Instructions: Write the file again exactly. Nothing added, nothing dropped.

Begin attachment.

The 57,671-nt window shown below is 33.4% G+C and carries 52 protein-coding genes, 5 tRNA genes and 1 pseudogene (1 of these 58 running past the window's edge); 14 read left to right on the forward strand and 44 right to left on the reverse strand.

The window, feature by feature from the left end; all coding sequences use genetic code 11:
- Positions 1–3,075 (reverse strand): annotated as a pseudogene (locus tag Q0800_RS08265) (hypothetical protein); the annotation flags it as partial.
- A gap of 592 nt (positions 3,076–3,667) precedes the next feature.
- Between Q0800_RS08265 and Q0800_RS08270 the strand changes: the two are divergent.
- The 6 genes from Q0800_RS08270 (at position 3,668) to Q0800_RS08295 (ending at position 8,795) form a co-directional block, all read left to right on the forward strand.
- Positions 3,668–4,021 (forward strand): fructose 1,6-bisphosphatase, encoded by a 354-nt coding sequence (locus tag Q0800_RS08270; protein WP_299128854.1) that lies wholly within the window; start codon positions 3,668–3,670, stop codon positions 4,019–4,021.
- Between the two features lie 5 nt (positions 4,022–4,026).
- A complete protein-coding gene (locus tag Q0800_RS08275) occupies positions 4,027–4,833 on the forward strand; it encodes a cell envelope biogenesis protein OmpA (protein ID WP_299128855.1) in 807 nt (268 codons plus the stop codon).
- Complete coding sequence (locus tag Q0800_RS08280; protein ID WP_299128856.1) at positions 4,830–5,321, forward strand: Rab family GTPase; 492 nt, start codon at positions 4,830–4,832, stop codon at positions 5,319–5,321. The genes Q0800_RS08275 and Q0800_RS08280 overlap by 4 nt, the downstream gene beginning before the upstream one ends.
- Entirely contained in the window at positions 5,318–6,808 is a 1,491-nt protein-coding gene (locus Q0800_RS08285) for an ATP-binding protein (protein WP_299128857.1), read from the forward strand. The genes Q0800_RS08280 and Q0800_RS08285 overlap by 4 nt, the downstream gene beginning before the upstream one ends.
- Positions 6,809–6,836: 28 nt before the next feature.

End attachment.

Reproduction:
The 57,671-nt window shown below is 33.4% G+C and carries 52 protein-coding genes, 5 tRNA genes and 1 pseudogene (1 of these 58 running past the window's edge); 14 read left to right on the forward strand and 44 right to left on the reverse strand.

The window, feature by feature from the left end; all coding sequences use genetic code 11:
- Positions 1–3,075 (reverse strand): annotated as a pseudogene (locus tag Q0800_RS08265) (hypothetical protein); the annotation flags it as partial.
- A gap of 592 nt (positions 3,076–3,667) precedes the next feature.
- Between Q0800_RS08265 and Q0800_RS08270 the strand changes: the two are divergent.
- The 6 genes from Q0800_RS08270 (at position 3,668) to Q0800_RS08295 (ending at position 8,795) form a co-directional block, all read left to right on the forward strand.
- Positions 3,668–4,021 (forward strand): fructose 1,6-bisphosphatase, encoded by a 354-nt coding sequence (locus tag Q0800_RS08270; protein WP_299128854.1) that lies wholly within the window; start codon positions 3,668–3,670, stop codon positions 4,019–4,021.
- Between the two features lie 5 nt (positions 4,022–4,026).
- A complete protein-coding gene (locus tag Q0800_RS08275) occupies positions 4,027–4,833 on the forward strand; it encodes a cell envelope biogenesis protein OmpA (protein ID WP_299128855.1) in 807 nt (268 codons plus the stop codon).
- Complete coding sequence (locus tag Q0800_RS08280; protein ID WP_299128856.1) at positions 4,830–5,321, forward strand: Rab family GTPase; 492 nt, start codon at positions 4,830–4,832, stop codon at positions 5,319–5,321. The genes Q0800_RS08275 and Q0800_RS08280 overlap by 4 nt, the downstream gene beginning before the upstream one ends.
- Entirely contained in the window at positions 5,318–6,808 is a 1,491-nt protein-coding gene (locus Q0800_RS08285) for an ATP-binding protein (protein WP_299128857.1), read from the forward strand. The genes Q0800_RS08280 and Q0800_RS08285 overlap by 4 nt, the downstream gene beginning before the upstream one ends.
- Positions 6,809–6,836: 28 nt before the next feature.